“Commonwealth” vs. “State”: Which One Do You Reside In?

It’s common knowledge that there are 50 states in the United States of America—and you might even be able to name them all—but did you know that four of them are technically considered commonwealths?

You might even live in one of these four and not even know it. Read on to find out if you do, and if so, what that means for how your state—sorry, your commonwealth—is governed. We’ll also try to clear up the state of confusion by sharing our wealth of knowledge about what commonwealth means in other contexts.

Quick summary

Pennsylvania, Kentucky, Virginia, and Massachusetts are commonly referred to as states, but they are actually legally designated as commonwealths. But the difference is only in the name—being a commonwealth doesn’t entail any legal or governmental differences from the other 46 states.

What does commonwealth mean?

Commonwealth has several different meanings (and it is often capitalized). It can refer to a federation of states (Australia is designated as a Commonwealth in this way), a self-governing US territory (Puerto Rico and the Northern Mariana Islands are designated as Commonwealths in this way), or an association of nations (such as what’s known as the British Commonwealth or the Commonwealth of Nations). It can also be used in more general ways, such as to refer to the body of people of a nation or any group of people united by some common interest. Commonwealth combines the word common and wealth (as in “the condition of being happy and prosperous”).

But in the context of the US and its 50 states, the word commonwealth is simply used as another word for state in the official names of four states in particular.

How did we end up with red states and blue states? Learn the history here.

Which states are commonwealths?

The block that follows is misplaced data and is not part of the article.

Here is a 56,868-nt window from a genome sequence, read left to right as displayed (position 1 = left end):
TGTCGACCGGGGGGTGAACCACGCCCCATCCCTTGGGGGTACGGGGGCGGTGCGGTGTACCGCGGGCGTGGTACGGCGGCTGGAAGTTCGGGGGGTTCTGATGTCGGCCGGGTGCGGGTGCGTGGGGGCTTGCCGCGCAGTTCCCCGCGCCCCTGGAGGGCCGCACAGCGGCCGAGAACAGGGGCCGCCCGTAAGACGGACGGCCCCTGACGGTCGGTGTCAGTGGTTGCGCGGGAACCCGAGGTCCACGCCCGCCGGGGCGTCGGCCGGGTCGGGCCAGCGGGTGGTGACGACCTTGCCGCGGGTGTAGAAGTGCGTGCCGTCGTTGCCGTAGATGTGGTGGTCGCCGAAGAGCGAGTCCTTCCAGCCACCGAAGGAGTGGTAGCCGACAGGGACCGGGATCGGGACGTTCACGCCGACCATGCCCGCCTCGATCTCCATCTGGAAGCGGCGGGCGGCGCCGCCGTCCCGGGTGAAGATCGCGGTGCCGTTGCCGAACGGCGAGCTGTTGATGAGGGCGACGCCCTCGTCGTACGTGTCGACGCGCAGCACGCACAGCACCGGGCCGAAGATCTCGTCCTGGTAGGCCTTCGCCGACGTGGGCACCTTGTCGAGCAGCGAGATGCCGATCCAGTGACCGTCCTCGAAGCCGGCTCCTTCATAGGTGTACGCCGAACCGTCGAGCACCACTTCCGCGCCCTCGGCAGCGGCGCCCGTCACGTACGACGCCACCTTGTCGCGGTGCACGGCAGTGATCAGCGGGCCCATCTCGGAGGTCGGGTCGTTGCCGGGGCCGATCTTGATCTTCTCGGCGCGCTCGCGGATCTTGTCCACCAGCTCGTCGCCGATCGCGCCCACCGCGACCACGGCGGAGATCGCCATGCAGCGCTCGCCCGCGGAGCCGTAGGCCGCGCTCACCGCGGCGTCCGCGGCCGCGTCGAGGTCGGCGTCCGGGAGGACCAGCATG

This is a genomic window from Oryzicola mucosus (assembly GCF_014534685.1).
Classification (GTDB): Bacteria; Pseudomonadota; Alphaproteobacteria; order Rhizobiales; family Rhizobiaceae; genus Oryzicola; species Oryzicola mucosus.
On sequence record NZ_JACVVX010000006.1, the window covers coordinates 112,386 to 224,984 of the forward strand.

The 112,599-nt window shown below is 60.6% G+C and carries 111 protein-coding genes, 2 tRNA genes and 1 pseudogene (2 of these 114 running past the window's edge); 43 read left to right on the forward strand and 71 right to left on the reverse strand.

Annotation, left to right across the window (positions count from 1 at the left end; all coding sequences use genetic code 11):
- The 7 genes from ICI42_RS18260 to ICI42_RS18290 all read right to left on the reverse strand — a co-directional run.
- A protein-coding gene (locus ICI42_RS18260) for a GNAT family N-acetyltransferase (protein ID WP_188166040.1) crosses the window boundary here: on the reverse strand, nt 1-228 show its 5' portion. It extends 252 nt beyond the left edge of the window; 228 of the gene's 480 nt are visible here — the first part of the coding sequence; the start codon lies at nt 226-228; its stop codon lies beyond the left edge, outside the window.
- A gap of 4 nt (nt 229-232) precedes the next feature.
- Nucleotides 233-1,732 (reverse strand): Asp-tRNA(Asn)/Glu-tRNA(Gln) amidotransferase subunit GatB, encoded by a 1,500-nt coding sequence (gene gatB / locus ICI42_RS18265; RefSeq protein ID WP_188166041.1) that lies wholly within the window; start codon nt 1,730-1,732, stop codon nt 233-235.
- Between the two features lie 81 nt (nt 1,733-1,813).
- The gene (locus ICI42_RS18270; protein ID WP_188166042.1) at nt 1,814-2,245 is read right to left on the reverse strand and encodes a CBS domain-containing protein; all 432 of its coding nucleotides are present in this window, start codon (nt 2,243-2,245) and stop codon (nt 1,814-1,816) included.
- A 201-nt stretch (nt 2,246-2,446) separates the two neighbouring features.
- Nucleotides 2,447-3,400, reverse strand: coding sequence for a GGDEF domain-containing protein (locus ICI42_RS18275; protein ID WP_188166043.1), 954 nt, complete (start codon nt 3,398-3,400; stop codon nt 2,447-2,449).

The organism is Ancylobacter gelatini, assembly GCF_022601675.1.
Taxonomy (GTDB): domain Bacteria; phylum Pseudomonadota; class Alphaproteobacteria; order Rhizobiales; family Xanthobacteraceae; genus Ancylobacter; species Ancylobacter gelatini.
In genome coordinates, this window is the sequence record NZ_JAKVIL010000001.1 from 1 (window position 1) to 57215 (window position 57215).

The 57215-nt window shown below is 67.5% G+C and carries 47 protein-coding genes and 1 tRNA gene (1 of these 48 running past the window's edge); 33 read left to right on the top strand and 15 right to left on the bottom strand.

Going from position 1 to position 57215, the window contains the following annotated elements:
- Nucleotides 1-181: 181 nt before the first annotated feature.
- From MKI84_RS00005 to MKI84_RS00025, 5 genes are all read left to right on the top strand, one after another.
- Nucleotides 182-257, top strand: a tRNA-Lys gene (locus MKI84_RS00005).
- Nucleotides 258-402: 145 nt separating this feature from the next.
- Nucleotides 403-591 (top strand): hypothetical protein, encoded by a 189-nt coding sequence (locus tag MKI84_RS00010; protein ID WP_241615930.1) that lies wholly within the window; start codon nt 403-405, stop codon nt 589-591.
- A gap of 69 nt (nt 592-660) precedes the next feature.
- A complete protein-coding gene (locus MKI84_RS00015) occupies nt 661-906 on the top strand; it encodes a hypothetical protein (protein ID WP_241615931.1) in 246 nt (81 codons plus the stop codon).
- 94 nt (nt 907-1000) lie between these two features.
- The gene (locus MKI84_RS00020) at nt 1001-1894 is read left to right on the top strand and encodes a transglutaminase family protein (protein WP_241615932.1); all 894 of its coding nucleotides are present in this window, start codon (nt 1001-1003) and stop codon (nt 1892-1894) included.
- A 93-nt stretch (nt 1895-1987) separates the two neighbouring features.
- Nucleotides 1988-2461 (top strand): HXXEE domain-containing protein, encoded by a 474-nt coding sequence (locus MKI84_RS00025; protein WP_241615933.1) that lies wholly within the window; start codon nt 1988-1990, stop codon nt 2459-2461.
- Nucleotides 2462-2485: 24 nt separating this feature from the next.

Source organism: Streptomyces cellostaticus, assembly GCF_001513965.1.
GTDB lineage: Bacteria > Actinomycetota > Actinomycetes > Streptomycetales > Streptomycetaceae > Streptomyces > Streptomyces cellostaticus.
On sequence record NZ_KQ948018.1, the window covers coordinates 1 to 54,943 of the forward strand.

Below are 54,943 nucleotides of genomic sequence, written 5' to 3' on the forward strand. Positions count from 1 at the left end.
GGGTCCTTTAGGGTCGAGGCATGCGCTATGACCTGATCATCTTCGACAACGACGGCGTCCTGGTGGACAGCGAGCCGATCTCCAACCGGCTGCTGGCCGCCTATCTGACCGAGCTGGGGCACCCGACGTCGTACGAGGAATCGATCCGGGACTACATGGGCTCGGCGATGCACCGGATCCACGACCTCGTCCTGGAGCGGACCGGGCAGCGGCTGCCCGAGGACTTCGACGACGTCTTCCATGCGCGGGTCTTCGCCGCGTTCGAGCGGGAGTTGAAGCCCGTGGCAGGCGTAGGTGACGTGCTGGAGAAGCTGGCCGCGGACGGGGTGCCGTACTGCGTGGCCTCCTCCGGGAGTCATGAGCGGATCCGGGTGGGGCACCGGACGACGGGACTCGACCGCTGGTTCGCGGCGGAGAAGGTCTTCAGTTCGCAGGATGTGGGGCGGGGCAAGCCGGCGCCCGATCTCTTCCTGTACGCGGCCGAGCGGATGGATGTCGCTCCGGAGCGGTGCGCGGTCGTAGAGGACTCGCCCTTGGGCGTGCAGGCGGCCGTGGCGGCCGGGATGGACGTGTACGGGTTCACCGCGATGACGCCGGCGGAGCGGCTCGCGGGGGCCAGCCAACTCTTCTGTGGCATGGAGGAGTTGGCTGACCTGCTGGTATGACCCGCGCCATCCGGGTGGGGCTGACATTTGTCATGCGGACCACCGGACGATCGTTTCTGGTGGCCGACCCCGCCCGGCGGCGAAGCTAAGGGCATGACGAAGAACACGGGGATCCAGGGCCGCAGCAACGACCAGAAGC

Four US states are technically designated as commonwealths: Pennsylvania (admitted to the union December 12, 1787), Massachusetts (February 6, 1788), Virginia (June 25, 1788), and Kentucky (June 1, 1792). The first three were among the original 13 colonies (Kentucky was part of Virginia until it became the 15th state). All four use the word commonwealth in their official name: the Commonwealth of Pennsylvania, the Commonwealth of Massachusetts, the Commonwealth of Virginia, and the Commonwealth of Kentucky.

You might have noticed that we’ve called the four of them states, and, frankly, so does just about everyone else—including their residents. After all, we usually say that the US has 50 states (not 46 states and four commonwealths).

So what does this mean in practical terms? What sets commonwealths apart from other states?

What is the difference between a state and a commonwealth?

Other than the name, there really is no legal or governmental difference between states known as states and states known as commonwealths. The word commonwealth was simply the word chosen as the official designation of each of them as a political entity—and the one used in official founding documents like the state constitution (it’s typically understood to imply that the commonwealth was founded through the common will of the people and for the common good). In fact, the word state is also often used in such documents without any distinction.

In addition, the states of Vermont and Delaware use both commonwealth and state in official documents.

How to use commonwealth vs. state

\When it comes to Pennsylvania, Kentucky, Virginia, and Massachusetts, the word commonwealth is really only used in the context of their official names in official documents—or as a bit of good trivia. In general, all four are most commonly called states.

In other contexts, the word commonwealth may have more importance or entail a legal distinction. For example, because Puerto Rico is a Commonwealth territory of the US, its citizens are US citizens, but they do not have all the legal rights of the citizens of US states.

Examples of commonwealth and state used in a sentence

 

  • Equality of rights under the law shall not be denied or abridged in the Commonwealth of Pennsylvania because of the race or ethnicity of the individual.
  • The Commonwealth of Kentucky was admitted into the Union as the 15th state in 1792.

Have a strong grasp of the difference between state and commonwealth? Test yourself with our quiz!

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